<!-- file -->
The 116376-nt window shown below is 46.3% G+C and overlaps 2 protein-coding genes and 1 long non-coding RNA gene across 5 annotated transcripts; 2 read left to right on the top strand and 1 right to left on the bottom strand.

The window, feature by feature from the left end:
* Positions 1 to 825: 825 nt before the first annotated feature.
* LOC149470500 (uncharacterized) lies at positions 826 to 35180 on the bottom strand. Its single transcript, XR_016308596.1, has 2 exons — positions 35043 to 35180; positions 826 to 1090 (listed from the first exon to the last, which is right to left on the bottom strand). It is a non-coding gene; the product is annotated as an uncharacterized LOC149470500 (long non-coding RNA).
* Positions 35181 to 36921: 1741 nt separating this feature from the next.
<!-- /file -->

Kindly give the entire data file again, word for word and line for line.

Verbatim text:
The 116376-nt window shown below is 46.3% G+C and overlaps 2 protein-coding genes and 1 long non-coding RNA gene across 5 annotated transcripts; 2 read left to right on the top strand and 1 right to left on the bottom strand.

The window, feature by feature from the left end:
* Positions 1 to 825: 825 nt before the first annotated feature.
* LOC149470500 (uncharacterized) lies at positions 826 to 35180 on the bottom strand. Its single transcript, XR_016308596.1, has 2 exons — positions 35043 to 35180; positions 826 to 1090 (listed from the first exon to the last, which is right to left on the bottom strand). It is a non-coding gene; the product is annotated as an uncharacterized LOC149470500 (long non-coding RNA).
* Positions 35181 to 36921: 1741 nt separating this feature from the next.